South Africa, Pakistan series will test Windies mettle — PerrySunday, June 13, 2021
BY SANJAY MYERS
FORMER West Indies spinner Nehemiah Perry says the visit of South Africa and Pakistan will go a far way toward indicating how much the regional side has progressed in the Test arena.
Last month, the International Cricket Council (ICC) rated the West Indies Test team sixth in the world, two spots up from its previous position, and the Caribbean side's highest placing in nearly a decade.
“We can't get carried away because you can make two steps forward and one step back and stuff like that. What you want is continuity where people don't get carried away because we've moved to sixth,” Perry told the Jamaica Observer.
“When you play teams like New Zealand, India, Australia, South Africa and England — those are the five that you need to beat — and Pakistan [are] also playing some good cricket. You have to focus on how you can eke out wins against these teams,” the former Jamaica off-spinner said.
India lead the global Test rankings, with New Zealand close in second. They are followed by England in third spot, fourth-placed Australia and fifth-placed Pakistan.
South Africa are seventh — an unaccustomed position for them — but rocked by serious administrative problems in recent months, they have had a bad run on the field of play of late. Even with the team's recent challenges, South Africa's pace attack is among Test cricket's most potent.
West Indies kicked off a busy home summer schedule last week in St Lucia, losing the first match of a two-Test series against the South Africans. Pakistan are booked for two Tests in Jamaica in August.
Next month, Australia are expected to visit the Caribbean, but that tour will be limited to One-Day and Twenty20 Internationals.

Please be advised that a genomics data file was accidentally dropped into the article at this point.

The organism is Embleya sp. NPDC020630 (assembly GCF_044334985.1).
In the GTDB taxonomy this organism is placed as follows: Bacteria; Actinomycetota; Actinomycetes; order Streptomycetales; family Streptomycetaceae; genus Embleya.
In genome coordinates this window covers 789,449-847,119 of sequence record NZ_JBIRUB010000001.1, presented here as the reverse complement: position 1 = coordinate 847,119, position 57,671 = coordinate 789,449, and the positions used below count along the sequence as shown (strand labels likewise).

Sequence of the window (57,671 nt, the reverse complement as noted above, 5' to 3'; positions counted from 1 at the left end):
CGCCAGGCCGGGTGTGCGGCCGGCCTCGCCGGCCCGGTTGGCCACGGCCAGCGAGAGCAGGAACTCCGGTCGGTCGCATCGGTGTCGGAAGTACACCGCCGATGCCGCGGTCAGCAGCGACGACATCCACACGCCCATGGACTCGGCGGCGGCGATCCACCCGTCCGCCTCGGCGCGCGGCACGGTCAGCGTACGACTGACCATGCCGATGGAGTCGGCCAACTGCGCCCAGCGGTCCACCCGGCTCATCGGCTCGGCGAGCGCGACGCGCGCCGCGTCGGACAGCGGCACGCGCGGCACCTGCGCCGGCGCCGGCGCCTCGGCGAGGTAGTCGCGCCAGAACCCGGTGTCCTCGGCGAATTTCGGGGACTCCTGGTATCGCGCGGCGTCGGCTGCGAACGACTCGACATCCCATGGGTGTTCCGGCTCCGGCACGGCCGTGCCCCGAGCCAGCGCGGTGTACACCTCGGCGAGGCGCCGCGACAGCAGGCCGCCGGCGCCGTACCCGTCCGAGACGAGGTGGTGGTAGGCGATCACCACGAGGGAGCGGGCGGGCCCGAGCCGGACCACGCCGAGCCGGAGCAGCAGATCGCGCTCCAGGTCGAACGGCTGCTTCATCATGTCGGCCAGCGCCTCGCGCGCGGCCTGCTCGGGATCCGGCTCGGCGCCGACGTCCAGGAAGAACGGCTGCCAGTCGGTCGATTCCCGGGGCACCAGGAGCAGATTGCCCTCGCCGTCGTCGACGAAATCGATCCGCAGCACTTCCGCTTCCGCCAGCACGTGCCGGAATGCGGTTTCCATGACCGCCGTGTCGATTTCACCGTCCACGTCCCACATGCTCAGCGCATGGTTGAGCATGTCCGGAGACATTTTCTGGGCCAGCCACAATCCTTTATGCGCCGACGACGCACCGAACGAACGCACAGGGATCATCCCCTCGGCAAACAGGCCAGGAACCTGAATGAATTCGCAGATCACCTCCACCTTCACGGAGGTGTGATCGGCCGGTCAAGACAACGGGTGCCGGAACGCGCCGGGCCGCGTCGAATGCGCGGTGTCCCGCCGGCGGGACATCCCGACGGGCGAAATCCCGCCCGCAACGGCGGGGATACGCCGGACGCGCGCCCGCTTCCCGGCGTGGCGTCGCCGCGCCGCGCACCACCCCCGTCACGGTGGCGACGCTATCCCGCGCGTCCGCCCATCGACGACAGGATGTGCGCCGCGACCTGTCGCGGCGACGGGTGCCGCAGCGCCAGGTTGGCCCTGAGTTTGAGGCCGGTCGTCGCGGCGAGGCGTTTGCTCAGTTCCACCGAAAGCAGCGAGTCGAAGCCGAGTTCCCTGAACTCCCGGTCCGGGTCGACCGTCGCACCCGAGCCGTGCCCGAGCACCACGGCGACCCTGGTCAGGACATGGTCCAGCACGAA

The once mighty West Indies have endured a spiral in Test fortunes since the mid-1990s.
Amidst the slide there have been moments of positives.
West Indies surprised many in 2017 by winning a Test in England before succumbing to a 1-2 series defeat. Two years later they shocked the Englishmen 2-1 in the Caribbean.
Last summer they suffered a 1-2 reverse away to England, which was followed by a 0-2 hammering at the hands of hosts and heavy favourites New Zealand.
However, West Indies, without a few leading players who opted out due to coronavirus-related concerns, managed an unlikely 2-0 sweep of hosts Bangladesh a few months ago. More recently the West Indians held Sri Lanka to a nil-all result in the Caribbean.
“How can we sustain this climb? We have to continue playing good cricket, we have to continue improving as a cricket team,” Perry, who played four Tests and 21 One-Day Internationals for West Indies between 1999 and 2000, noted.
“The coaching staff has a responsibility to get players moving from being ordinary to good players, and from good players to excellent players. When we see players we must see growth, so the next time it's a different kettle of fish; he [a player] has come on leaps and bounds. The players also have to buy in to it. You have to really and truly prepare well; there have to be specific things that you are working on.
“The next goal is to move to [number] five by playing some good, consistent cricket. When you go abroad, you [should] win Test matches and win series. Going to Bangladesh and winning would have done them some good, and they didn't lose to Sri Lanka, so that's important to show you aren't a pushover,” he said.
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